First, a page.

We have all been there, looking for ways to “engage” our students by reaching for resources that crowbar football-related tasks into an unrelated curriculum, for example. While we might be doing it for the right reasons, it may actually compound the problem. Students often struggle due to a lack of worldly experience. They cannot draw the analogies that other, more culturally aware students can.
So, instead of directing them back to their limited and restricting past experiences, the solution is to broaden their horizons by exposing them to completely new information. In doing so, we are trusting students with a genuine challenge; one that might just give students that confidence to keep persevering, as they begin to make more connections between ideas.
This network of connections is where new ideas stick. The more pieces of information you can add to the network, the easier it is to add further pieces. But ultimately it begins with the teacher trusting students with brand new ideas, as often as possible.
Teaching Strategies: How To Set High Expectations For Students
In this video, The Highly Effective Teacher will share with you simple and effective ways to set high expectations for your students and show them you believe they can achieve. What you do matters! As John Hattie says:
‘It is the teacher who makes the difference in the classroom’.
You have more power than you know and often much more than you feel with your students. Even with the most difficult or disadvantaged students.
[Further reading recommendations are indicated with an asterisk.]
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Bandura, A. (1986) Social foundations of thought and action: a social cognitive theory. Englewood Cliffs, NJ: Prentice-Hall.
Campbell Collaboration (2018) School-based interventions for reducing disciplinary school exclusion: A Systematic Review. Accessible from: https://campbellcollaboration.org/library/reducing-school-exclusion-school-based-interventions.html .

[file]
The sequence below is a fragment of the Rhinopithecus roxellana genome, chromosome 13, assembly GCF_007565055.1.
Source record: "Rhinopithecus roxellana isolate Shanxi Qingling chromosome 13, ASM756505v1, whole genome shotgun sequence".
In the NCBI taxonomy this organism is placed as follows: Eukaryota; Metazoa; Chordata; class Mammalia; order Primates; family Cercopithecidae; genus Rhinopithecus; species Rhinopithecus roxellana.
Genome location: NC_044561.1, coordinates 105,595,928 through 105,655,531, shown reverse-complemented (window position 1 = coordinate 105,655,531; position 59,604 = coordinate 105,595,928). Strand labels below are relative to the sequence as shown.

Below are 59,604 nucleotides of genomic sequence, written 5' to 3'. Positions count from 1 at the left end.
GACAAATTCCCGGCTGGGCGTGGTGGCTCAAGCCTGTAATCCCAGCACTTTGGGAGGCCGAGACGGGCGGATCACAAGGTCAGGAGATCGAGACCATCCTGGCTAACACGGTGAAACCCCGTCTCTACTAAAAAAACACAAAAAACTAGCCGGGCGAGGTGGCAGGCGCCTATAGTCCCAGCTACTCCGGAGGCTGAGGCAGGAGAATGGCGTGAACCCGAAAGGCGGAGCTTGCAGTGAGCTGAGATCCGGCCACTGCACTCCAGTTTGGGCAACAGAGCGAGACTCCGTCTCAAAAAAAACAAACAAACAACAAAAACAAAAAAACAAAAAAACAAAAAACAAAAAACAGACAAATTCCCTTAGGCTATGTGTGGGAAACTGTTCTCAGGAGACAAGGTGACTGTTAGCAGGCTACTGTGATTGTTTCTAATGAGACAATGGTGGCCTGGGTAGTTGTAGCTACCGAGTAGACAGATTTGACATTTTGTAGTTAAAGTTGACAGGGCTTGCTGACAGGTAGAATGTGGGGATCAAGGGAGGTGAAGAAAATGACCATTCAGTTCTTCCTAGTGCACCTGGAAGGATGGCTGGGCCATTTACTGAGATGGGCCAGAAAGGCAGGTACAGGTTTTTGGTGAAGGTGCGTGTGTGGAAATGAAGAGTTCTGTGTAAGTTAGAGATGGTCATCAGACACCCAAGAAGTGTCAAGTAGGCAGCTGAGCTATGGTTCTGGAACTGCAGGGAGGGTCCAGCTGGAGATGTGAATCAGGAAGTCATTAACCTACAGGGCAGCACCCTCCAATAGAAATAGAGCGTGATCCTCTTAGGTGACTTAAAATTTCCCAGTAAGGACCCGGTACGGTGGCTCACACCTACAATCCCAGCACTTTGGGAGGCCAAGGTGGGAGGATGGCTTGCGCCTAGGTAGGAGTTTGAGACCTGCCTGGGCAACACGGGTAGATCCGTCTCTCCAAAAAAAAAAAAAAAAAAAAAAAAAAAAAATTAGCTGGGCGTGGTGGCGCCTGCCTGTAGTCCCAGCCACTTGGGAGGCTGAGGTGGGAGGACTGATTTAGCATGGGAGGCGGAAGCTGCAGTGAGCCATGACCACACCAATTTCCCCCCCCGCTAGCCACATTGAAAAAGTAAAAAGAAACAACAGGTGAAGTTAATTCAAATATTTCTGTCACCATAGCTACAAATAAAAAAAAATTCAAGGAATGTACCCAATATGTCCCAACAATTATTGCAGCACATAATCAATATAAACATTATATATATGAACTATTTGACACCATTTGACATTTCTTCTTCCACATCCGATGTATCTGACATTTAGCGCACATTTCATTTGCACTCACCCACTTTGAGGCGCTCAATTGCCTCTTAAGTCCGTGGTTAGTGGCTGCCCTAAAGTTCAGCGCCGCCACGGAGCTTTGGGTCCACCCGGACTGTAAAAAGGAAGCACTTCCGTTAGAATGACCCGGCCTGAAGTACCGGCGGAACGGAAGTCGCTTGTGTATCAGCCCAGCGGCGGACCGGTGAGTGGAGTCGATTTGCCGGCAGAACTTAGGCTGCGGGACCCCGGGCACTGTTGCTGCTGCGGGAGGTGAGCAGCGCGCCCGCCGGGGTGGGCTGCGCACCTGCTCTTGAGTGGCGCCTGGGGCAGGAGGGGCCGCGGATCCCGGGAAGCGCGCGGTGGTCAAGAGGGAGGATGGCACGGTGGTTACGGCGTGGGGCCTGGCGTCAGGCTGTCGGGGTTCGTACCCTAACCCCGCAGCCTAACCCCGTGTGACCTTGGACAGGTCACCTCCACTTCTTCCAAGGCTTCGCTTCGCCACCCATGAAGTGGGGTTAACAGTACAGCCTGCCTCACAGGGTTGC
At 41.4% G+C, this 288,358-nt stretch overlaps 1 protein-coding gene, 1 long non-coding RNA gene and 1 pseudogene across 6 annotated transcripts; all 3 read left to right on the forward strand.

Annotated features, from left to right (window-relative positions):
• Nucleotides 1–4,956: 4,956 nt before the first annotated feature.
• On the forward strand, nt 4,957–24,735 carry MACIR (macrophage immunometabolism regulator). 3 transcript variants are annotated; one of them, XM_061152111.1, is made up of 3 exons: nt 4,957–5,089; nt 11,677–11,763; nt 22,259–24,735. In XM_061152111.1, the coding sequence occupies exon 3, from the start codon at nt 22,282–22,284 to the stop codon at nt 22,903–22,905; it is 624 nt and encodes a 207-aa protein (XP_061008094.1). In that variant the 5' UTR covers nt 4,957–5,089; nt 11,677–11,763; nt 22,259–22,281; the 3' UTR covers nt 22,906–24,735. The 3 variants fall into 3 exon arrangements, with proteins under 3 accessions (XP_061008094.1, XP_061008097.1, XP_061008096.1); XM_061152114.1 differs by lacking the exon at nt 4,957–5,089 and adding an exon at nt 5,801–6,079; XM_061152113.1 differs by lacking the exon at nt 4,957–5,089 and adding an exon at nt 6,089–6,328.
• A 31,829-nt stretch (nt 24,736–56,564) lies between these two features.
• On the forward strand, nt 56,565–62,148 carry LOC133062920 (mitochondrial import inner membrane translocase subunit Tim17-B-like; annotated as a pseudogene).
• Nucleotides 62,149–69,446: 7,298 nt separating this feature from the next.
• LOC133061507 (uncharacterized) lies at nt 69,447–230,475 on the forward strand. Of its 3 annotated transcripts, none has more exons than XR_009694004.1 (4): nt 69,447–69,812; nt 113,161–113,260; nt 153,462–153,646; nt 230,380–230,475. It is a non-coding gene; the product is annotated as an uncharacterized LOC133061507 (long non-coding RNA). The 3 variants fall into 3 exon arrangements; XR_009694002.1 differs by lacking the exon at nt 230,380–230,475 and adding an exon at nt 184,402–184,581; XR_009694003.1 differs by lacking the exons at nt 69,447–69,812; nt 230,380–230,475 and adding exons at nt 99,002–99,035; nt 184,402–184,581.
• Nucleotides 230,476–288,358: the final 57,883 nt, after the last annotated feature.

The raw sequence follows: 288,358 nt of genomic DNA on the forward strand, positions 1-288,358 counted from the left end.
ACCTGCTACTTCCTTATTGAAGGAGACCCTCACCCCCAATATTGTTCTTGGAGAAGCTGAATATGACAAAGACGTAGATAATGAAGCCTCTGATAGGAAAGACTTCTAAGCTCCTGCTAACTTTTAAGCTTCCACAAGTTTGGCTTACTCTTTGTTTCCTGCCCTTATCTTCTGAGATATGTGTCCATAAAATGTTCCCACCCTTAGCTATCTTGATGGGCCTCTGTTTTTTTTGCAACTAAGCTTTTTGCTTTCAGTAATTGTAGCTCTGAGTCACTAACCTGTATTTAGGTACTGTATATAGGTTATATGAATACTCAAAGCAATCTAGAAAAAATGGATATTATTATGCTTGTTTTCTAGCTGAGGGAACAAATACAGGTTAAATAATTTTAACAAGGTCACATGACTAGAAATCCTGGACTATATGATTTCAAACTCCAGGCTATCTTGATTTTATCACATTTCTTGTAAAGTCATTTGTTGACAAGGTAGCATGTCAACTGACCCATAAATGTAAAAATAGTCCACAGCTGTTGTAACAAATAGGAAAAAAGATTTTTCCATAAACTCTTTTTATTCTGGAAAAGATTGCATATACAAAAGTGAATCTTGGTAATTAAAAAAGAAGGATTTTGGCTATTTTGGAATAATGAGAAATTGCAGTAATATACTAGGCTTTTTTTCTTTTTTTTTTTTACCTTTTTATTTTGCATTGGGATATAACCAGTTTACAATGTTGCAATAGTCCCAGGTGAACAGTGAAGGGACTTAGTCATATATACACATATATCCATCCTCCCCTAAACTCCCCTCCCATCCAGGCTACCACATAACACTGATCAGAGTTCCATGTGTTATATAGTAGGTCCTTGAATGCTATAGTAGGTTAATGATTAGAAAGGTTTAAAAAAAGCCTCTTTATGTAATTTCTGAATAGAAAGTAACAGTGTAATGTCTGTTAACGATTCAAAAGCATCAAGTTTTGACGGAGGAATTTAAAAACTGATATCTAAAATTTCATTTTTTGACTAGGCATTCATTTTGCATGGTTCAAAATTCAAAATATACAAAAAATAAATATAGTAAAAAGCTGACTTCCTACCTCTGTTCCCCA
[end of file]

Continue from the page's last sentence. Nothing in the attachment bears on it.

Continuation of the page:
Chapman, R. L., Buckley, L., & Sheehan, M. (2013) School-Based Programs for Increasing Connectedness and Reducing Risk Behavior: A Systematic Review, 25(1), 95–114.
Chetty, R., Friedman, J. N., Rockoff, J. E. (2014) Measuring the Impacts of Teachers II: Teacher Value-Added and Student Outcomes in Adulthood. American Economic Review, 104(9), 2633–2679. https://doi.org/10.1257/aer.104.9.2633 .
*Education Endowment Foundation (2018) Sutton Trust-Education Endowment Foundation Teaching and Learning Toolkit: Accessible from: https://educationendowmentfoundation.org.uk/evidence-summaries/teaching-learning-toolkit [retrieved 10 October 2018].
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*Institute of Education Sciences (2008) Reducing Behavior Problems in the Elementary School Classroom. Accessible from https://ies.ed.gov/ncee/wwc/PracticeGuide/4
Johnson, S., Buckingham, M., Morris, S., Suzuki, S., Weiner, M., Hershberg, R., B. Weiner, Hershberg, R., Fremont, E., Batanova, M., Aymong, C., Hunter, C., Bowers, E., Lerner, J., & Lerner, R. (2016) Adolescents’ Character Role Models: Exploring Who Young People Look Up to as Examples of How to Be a Good Person. Research in Human Development, 13(2), 126–141. https://doi.org/10.1080/15427609.2016.1164552
Jussim, L. & Harber, K., (2005) Teacher Expectations and Self-Fulfilling Prophecies: Knowns and Unknowns, Resolved and Unresolved Controversies, Personality and Social Psychology Review 2005, Vol. 9, No. 2, 131–1557.
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Murdock-Perriera, L. A., & Sedlacek, Q. C. (2018) Questioning Pygmalion in the twenty-first century: the formation, transmission, and attributional influence of teacher expectancies. Social Psychology of Education, 21(3), 691–707. https://doi.org/10.1007/s11218-018-9439-9 .
*PISA (2015) PISA in Focus: Do teacher-student relations affect students’ well-being at school? Accessible from: https://doi.org/10.1787/22260919 .
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Rubie-Davies, C. M., Weinstein, R. S., Huang, F. L., Gregory, A., Cowan, P. A., & Cowan, C. P. (2014) Successive teacher expectation effects across the early school years. Journal of Applied Developmental Psychology, 35(3), 181–191. https://doi.org/10.1016/j.appdev.2014.03.006 .
Slater, H., Davies, N. M., & Burgess, S. (2011) Do Teachers Matter? Measuring the Variation in Teacher Effectiveness in England. Oxford Bulletin of Economics and Statistics, https://doi.org/10.1111/j.1468-0084.2011.00666.x .
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Zins, J. E., Bloodworth, M. R., Weissberg, R. P., & Walberg, H. J. (2007) The Scientific Base Linking Social and Emotional Learning to School Success. Journal of Educational and Psychological Consultation, 17(2–3), 191–210. https://doi.org/10.1080/10474410701413145